The Sandman is the gift that keeps on giving. Just when fans thought we’d binged all that the season had to offer (more than once!) and had settled in for a long wait for word of renewal, Netflix surprised us with a bonus episode. (If they wanted to do so again, we wouldn’t mind.)
The episode is a bit of a departure from the norm for the series. Both stories were dark, in their own ways. The first story, “Dream of a Thousand Cats” is animated and focuses on what our furry friends dream about – and get up to in our absence. The second, Calliope, focuses on Dream’s ex-wife. Let’s break the two stories down.
Dream of a Thousand Cats
Ever wonder what cats dream about? Maybe it’s best we don’t ask. But, in case we’re curious, The Sandman has an answer. They dream about a world in which they’re in charge and we’re part servant, part food. Honestly, that’s the least surprising fact of any episode in the series to date.
Since it’s an animated episode, I should take a moment to comment on the animation. It is…and I know this will be a surprise to everyone…gorgeous. Each cat is depicted in loving detail. The voice acting is also stellar, bringing together such names as Sandra Oh (The Prophet), Nonso Anozie (Wyvern), Rosie Day (The Tabby Kitten), David Gyasi (The Grey Cat), James McAvoy (Golden-Haired Man), Michael Sheen (Paul), and author Neil Gaiman himself (Crow). Of course star Tom Sturridge makes a vocal appearance, as well, as the Cat of Dreams. I admit I hadn’t pondered if Morpheus would also be the Lord of Dreams for other animals, but he naturally would be.
It isn’t exactly the most upbeat hour, and animal lovers will be distraught at the fate of the kittens. Not that I’ve forgiven Gaiman for the SIDS scene earlier in the season. Give my heart – and babies everywhere – a break, will you? Yeah, okay, since having a child, I’m much more emotional watching television than I used to be.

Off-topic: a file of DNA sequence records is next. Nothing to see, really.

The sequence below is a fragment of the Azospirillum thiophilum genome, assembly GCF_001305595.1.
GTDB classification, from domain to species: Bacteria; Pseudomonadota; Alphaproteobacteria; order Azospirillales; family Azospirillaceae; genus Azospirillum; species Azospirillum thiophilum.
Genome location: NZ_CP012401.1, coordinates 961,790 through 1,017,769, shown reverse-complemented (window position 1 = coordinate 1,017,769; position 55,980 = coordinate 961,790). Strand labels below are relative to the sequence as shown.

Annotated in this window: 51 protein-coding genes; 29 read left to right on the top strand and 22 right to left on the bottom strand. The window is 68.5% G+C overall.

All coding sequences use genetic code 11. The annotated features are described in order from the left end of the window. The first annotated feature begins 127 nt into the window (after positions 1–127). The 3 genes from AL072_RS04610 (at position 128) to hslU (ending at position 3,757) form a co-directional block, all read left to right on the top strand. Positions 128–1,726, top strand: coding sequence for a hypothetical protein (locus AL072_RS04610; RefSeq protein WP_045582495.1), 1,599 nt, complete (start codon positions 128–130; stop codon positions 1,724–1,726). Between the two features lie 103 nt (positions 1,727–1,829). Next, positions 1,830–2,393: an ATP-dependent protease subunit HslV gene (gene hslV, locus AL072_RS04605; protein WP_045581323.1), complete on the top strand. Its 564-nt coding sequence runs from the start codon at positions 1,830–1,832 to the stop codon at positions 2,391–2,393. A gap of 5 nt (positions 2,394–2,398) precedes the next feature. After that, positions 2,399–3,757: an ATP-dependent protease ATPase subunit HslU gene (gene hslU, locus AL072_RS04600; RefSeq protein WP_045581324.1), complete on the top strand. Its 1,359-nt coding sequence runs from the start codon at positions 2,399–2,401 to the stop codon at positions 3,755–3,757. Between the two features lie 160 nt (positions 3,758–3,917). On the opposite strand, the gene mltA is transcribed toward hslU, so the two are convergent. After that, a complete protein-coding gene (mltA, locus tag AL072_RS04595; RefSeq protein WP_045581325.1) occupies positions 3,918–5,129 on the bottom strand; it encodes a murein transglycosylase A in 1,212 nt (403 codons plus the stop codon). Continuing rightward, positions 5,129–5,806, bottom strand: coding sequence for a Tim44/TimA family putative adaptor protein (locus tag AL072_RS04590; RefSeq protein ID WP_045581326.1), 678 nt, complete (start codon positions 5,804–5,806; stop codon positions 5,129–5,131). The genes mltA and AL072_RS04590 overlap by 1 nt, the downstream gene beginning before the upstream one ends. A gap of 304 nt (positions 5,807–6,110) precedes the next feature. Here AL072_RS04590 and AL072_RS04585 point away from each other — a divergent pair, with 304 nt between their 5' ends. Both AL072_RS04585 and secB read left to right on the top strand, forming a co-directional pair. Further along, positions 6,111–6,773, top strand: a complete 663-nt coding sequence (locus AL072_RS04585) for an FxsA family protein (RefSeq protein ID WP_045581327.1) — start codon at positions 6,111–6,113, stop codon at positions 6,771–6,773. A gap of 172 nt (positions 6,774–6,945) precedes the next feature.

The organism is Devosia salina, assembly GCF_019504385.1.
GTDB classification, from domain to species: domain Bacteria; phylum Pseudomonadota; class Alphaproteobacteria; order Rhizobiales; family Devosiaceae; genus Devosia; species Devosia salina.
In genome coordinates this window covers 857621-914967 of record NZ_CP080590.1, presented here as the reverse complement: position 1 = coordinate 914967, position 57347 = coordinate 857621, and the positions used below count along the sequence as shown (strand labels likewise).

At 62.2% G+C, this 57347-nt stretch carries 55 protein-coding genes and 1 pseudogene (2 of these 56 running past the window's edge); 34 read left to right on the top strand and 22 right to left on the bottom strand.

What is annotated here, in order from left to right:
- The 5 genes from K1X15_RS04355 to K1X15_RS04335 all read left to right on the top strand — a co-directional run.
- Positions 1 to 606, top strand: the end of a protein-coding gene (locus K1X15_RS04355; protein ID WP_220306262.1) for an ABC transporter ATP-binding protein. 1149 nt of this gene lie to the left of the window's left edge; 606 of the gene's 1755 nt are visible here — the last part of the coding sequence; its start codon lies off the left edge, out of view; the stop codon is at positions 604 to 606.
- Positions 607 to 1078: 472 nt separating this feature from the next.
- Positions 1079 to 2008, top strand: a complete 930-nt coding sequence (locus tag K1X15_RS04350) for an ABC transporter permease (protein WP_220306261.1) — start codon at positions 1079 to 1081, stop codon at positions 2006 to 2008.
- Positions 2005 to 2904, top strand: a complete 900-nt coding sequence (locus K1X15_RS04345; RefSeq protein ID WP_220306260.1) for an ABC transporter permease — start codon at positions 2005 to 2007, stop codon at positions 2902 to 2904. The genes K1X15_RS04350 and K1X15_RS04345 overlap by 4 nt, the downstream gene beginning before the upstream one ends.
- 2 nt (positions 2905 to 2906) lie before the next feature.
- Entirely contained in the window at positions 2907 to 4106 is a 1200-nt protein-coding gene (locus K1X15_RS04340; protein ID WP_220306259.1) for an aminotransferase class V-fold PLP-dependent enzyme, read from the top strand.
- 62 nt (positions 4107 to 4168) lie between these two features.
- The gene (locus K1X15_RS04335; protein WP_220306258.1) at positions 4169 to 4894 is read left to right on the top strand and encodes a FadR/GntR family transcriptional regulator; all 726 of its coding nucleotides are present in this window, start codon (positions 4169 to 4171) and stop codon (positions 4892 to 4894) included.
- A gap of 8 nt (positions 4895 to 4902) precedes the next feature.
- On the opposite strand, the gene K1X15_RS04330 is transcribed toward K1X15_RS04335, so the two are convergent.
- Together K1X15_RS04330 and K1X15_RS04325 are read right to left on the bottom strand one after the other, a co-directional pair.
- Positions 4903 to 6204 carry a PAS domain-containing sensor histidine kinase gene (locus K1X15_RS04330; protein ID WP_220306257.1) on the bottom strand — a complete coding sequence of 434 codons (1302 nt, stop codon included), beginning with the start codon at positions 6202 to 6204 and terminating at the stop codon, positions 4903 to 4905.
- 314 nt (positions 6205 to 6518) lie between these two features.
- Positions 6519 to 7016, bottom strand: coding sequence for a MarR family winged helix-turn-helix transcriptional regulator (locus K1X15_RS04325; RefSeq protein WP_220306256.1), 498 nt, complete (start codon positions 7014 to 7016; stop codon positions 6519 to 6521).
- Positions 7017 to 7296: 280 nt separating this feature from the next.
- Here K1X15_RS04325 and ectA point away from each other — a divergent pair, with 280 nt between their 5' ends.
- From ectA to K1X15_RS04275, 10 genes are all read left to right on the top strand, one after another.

The story doesn’t really have a place in the greater mythology. Except to say that it reiterates the power that dreams have (or could have) on reality. And also to confirm for viewers everywhere that, yes, your perfect-killing-machine feline absolutely would eat you if given the chance. Not that this is a surprise to anyone who has loved or been loved by a cat. And the knowledge certainly will never stop us from kissing their little noses.
Come to think of it, it’s probably best that a thousand cats will never come together to do anything. Including dream of a reality in which they’re in charge.
You ever walk into a story ready to be like, “Well, I can relate to that” only to get partway in and realize “Oh…oh god…nope, no longer relate!” I imagine a number of writers had that very progression of thought watching “Calliope,” the second story in the bonus episode. Anyone who’s ever tried to write can sympathize with the desire to make a deal with the proverbial devil to get past writer’s block. (One has to clarify a proverbial devil in a world in which the actual Devil exists.)
We would, of course, like to think we wouldn’t go that far, however. Certainly not as far as Richard Madoc (Arthur Darvill) and Erasmus Fry (Derek Jacobi). And for the record, I don’t care how many bad guys he plays. Darvill will always be my sweet, under-appreciated Rory of Doctor Who. And I’ve been impressed by Jacobi as an actor ever since I, Claudius. So this was again another star-studded story.